SHOCK FROM THE COLD
The sudden decrease in skin temperature, such as that resulting from the sudden immersion or entry of cold water inside the isothermal fact, causes profound physiological changes: there is an immediate increase in heart rate and blood pressure and a period of frank difficulty or even inability to breathe. Even experienced swimmers may be unable to coordinate breathing with swimming movements and inhale water.
Rapid pulse increase and hypertension can cause circulation failure in physically poorly prepared individuals. If the victim survives this initial reaction the organic responses normalize and hypothermia begins to settle.
The diver who is not properly protected for the temperature of the water in which he is submerged will suffer progressive hypothermia (also called sub-acute or chronic).
THE MOST FREQUENT CAUSES OF HYPOTHERMIA IN THE DIVER ARE EXPOSURE TO COLD WIND BEFORE OR AFTER DIVING, THE CHOICE OF AN INAPPROPRIATE ISOTHERMAL SUIT, DIVING IN VERY COLD WATER AND LONG PERIODS OF INACTIVITY IN THE WATER
In a first phase, if the diver leaves the water, or is removed, with a central temperature of 33 to 35°C (mild hypothermia), he is conscious and breathing spontaneously. It presents some changes, such as generalized muscle tremor, cold sensation in the extremities that evolves to loss of sensitivity and increased diuresis that can lead to dehydration. The difficulty in performing small tasks is associated with slow thinking and reactions, which can cause dangerous situations, because the diver cannot handle his equipment effectively.
If the diver is pulled from the water at a more advanced stage of hypothermia, with a central temperature of 30 to 33°C (moderate hypothermia), he/she has difficulty responding to stimuli or may even be unconscious. Muscle tremor persists to the limit at which it is replaced by muscle stiffness. Heart rate and output decrease, respiratory rate decreases and consequently body tissues receive less oxygen. Most victims of hypothermia at sea die at this stage because they have difficulty swimming or keeping their heads out of water.
If the diver is removed at a central temperature below 30°C (severe hypothermia), he is unconscious or “semiconscious” and muscle tremor is replaced by muscle stiffness. Breathing and pulse are depressed or unfoundable and the risk of cardiac arrest is high.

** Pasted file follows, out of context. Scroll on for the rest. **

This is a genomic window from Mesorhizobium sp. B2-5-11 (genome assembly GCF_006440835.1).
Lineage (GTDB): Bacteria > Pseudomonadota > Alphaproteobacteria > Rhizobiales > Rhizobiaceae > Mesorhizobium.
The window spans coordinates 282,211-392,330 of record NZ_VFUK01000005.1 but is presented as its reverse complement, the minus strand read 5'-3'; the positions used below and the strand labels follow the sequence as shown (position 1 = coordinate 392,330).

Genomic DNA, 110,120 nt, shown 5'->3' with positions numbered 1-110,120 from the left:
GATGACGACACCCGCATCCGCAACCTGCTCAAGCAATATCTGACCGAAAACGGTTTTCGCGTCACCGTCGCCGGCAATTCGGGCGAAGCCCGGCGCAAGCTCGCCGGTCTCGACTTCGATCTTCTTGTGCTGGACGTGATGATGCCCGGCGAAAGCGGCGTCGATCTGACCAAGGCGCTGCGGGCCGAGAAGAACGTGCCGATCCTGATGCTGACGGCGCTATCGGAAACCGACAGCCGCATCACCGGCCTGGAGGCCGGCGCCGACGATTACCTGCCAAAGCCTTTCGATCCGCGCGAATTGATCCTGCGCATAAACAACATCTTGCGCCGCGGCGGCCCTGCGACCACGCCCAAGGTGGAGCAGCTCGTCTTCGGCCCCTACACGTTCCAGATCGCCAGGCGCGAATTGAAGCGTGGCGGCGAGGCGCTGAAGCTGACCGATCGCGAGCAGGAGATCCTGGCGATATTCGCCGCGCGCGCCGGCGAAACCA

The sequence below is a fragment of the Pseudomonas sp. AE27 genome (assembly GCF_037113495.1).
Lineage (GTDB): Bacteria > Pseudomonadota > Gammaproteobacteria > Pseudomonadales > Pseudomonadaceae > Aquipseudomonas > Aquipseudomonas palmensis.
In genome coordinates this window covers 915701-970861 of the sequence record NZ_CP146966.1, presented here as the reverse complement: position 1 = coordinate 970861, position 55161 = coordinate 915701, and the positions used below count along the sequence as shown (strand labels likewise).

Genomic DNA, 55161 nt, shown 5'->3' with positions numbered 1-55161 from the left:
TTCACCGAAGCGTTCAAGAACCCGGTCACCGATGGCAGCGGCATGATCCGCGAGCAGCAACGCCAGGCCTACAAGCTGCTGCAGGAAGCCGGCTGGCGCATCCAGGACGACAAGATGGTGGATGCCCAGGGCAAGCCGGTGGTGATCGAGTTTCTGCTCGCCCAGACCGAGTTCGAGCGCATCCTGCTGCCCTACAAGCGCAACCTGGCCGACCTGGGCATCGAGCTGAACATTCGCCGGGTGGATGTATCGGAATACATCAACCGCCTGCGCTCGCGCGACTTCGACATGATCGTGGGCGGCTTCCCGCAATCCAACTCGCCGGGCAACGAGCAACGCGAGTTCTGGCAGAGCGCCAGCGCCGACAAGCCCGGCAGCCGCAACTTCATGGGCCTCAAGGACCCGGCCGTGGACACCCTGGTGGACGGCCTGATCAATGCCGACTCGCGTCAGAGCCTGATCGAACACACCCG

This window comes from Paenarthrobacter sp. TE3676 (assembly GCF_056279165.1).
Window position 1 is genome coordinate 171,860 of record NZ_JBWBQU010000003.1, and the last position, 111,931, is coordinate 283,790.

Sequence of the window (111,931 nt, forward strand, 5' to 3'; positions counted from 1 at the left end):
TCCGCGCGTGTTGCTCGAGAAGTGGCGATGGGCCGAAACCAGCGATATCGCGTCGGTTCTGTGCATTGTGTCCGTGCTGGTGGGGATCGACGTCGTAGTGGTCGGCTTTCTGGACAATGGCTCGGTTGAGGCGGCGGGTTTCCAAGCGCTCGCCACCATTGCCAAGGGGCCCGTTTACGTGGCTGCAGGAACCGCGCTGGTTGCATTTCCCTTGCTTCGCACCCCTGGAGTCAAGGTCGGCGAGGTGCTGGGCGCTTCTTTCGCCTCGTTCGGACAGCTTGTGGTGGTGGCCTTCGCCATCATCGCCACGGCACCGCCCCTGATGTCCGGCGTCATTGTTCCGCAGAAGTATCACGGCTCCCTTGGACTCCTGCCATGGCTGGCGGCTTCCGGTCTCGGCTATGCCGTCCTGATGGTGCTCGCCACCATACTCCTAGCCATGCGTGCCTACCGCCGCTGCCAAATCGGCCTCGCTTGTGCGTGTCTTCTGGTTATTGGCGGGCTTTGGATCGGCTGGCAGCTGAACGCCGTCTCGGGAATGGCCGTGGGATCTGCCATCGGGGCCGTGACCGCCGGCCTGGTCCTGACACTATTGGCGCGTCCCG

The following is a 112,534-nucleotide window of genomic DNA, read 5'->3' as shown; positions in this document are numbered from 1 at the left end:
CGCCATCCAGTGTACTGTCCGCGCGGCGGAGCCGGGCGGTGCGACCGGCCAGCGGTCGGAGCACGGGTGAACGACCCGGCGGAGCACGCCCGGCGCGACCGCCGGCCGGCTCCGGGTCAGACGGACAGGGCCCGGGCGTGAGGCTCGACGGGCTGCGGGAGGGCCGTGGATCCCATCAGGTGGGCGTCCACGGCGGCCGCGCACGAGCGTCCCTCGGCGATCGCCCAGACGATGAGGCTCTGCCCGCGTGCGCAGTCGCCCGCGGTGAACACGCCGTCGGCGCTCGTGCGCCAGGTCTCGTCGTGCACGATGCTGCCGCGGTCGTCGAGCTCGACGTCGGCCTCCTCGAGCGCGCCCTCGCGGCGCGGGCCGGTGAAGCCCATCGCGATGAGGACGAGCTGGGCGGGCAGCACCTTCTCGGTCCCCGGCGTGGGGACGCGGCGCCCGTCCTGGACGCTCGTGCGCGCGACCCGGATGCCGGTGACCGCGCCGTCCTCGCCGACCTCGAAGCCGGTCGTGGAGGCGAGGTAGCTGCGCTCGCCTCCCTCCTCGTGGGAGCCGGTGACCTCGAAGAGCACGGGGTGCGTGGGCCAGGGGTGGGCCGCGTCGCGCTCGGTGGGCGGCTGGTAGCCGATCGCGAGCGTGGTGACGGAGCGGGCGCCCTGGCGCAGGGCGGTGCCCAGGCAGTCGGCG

First aid consists of avoiding further heat losses by removing the diver from the water and placing him in a sheltered place from the cold and protected from the wind. The victim should be handled with care always keeping it within the horizontal position when being removed from the water to prevent cardiovascular collapse.
In moderate cases of hypothermia, in which the diver is conscious should remove the isothermal suit, wear warm clothes, make him ingest sugary hot drinks and as soon as possible introduce it into hot water (40°C).
In more severe cases the dive companion must proceed according to basic life support techniques. If the decision is to start pulmonary cardiorection (CPR) do not forget that it should only be interrupted when the diver is heated.
A VICTIM OF SEVERE HYPOTHERMIA SHOULD BE CONDUCTED AS SOON AS POSSIBLE TO A MEDICAL CARE UNIT
If, for any reason, the diver is required to remain in the water waiting for help, he/she must adopt the following procedures:
- Adopt a fetal position, with the head out of water, knees shrunk next to the body and the arms between the legs (this attitude increases the survival time by 50%). Only swim if you’re too close to security.
- Group divers should stay together and embraced (this attitude minimizes heat loss and makes them easier to detect). If possible, use any additional protection on the head. Avoid diving again before they are well heated.
NEVER GIVE ALCOHOLIC BEVERAGES TO A VICTIM OF HYPOTHErmia, AS THESE INCREASE BODY HEAT LOSS